• Maleficent

      “Fuck everybody else” – what an empathetic reaction!

  • Alex_L_H

    How dare she externalize her thoughts, how dare she show sadness and empathy that a 19 year old kid, and at 19 you are still a kid, even at 35 I get that, if you don’t I feel sorry for you, had gotten so screwed up as to be a part of something like this, how dare she draw attention to the needless death of another child at the hands of bullying (which is what you are all engaged in now), how dare she share her pain on the death of her friend, how dare she go to kickstarter to ask for donations, how dare she ask her fans to help out at gigs, the crux of a lot of this spouting hatred.. HOW DARE SHE EXIST?!.. well she does, and she isn’t going anywhere, and for that I’m glad.

    • robin stevenson


    • WordClownsIncorporated

      How melodramatic are you going to get is what the rest of us would like to know… Sheish!

    • Esteban

      Oh the humanity

  • caught-22

    My thoughts on the concept of empathy, which is so important to this conversation. Empathy is — almost by definition — the process of seeing yourself reflected in another person. You see their pain and you have the capability to imagine what that pain would be like were you in their shoes. Which is wonderful, and how people relate to each other, but ultimately, you are not feeling someone else’s pain, you are feeling your own.

    In this theory of moral sentiments (one of my favorite books ever) Adam Smith discusses how the less one shows of their own emotion, the more people will empathize, because it is the more that they can project onto you. Right now Dzhokhar is that blank slate whose emotions we can only glimpse, and because of that there is nothing to break the empathy with him. But remember, what you see in him and what is there are not the same things. We will not understand anything about HIM by writing poems, we will only understand things about ourselves. (Which I consider equally valid, but is an entirely different place to be, and it’s wrong to assume we’re elsewhere.)


    On a completely unrelated note, I think you may want to consider retitling the poem. The internet is rife with people who feel worse for this suspect than any of his victims, and the title might ring a cord like that in some people. A poem should need no defense or explanation, it should need a bit of revision to say what you want to say and say it right — revision doesn’t make anything less authentic, it makes it more real.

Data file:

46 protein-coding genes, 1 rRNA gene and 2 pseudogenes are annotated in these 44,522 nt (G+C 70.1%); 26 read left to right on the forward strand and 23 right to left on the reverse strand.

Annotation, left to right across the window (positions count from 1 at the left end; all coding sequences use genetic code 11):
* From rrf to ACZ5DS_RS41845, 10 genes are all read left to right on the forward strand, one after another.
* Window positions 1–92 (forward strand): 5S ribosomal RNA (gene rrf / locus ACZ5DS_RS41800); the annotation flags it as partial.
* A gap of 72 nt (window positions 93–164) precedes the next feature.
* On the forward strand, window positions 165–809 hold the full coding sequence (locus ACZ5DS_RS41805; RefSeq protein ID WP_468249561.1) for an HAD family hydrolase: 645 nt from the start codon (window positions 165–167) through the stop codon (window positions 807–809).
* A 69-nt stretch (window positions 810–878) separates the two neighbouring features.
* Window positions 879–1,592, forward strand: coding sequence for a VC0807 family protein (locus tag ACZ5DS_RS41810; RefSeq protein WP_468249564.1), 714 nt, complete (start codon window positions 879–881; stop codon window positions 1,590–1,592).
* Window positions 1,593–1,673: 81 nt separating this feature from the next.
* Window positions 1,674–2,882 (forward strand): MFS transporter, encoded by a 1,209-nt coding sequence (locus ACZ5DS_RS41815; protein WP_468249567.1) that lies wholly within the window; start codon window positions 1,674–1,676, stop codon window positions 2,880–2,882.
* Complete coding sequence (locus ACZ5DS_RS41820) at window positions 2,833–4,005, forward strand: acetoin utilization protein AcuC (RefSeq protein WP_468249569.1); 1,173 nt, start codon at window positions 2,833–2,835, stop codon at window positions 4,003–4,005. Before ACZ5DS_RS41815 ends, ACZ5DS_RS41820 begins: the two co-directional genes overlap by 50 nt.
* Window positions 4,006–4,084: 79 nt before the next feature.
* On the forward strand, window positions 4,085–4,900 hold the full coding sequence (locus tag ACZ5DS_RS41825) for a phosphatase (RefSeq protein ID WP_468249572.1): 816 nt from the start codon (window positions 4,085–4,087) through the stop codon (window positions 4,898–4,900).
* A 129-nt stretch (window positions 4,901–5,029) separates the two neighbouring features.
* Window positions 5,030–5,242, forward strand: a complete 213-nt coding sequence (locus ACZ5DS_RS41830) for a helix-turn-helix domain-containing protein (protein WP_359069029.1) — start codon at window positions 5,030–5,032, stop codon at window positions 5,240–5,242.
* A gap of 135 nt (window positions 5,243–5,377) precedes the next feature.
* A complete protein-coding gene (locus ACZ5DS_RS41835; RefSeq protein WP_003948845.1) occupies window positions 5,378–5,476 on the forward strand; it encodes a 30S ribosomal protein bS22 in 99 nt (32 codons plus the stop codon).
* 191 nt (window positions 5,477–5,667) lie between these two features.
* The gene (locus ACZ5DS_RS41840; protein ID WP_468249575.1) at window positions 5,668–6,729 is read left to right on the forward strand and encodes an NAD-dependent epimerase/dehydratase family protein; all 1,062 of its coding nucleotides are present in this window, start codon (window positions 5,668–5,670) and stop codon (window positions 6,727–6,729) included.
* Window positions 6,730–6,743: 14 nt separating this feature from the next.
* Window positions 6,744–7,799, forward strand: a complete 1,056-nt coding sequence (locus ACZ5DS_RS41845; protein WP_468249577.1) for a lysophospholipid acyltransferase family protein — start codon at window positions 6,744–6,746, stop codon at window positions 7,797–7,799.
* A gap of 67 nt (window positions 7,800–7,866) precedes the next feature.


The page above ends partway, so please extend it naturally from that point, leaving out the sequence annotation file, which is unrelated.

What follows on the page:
• K

    Can we even wait for the dead to be buried? Is that too much to ask?

    • Brandon Armstrong

      This is the basic principal behind everything I’ve said today. It was insensitive. Maybe Amanda doesn’t care about being sensitive to people’s feelings, but then she should be well-prepared for and expectant of shit storms like the one she’s in the middle of right now.

      • luci_fer

        …Why? Did news aggregates and sites get hold of this or something?

        Because generally if people upload a poem about their feelings to their own blogs they don’t expect a shit storm. (disagreement and discussion, yes, but not the same thing). It seems like when there’s a shit storm they’ve been directed in from elsewhere.

  • Amanda Dascoulias

    People will hate and people will love, keep doing what you do Amanda and never give in to the naysayers.

  • Obi Geschirrspüler

    I didn’t want to comment how much i really loved your poem or not poem, i have a feeling about how’re you. And when i read it two days ago i said wow, just amazing, then a lot of people started to get mad about it, and i said myself, i’m sure they only read the name and didn’t read it all. Maybe they don’t know your art, your passion about music and life. A week ago i dreamt with you and with my best girlfriend, we were in Berlin in a concert and i hope that dream come truth next November. I love you because you move something deep inside my heart, my soul, my mind. It’s not just good music, is something more, something special, something unique. Thanks for doing what you do, for being like you’re.

  • Hollow Mind

    I think sometimes people don’t quite process with the thinking part of our brains. I took your words at face value without looking for a deeper subtext until I had time to process it for myself. Only then did I understand and share it on facebook and tumblr.

    Words are only words, context and our understanding are what makes interpretation possible.

    Thanks again and best of luck in your future!

  • Ellie

    Anybody complaining about the poem, especially those who claim it is self-centred need to be reminded that there are thousands of more horrific things going on in the world on a day to day basis. Worse than the poem and (dare I say it?) worse than the actual events in Boston. So bitching and whining about one simple poem just shows a much more serious self involvement! In no way am I trying to play down what has happened over the last week but just realise there are more important things to fight for and against than whether a poem is offensive or not. Be thankful that you have the ability to speak your mind without the risk of arrest or worse. Just use that ability for better goals
    As Amanda said:
    “the moment you choose to be empathetic only towards your family, only towards your friends, only towards your immediate neighbors, only the people who look like you, or think like you…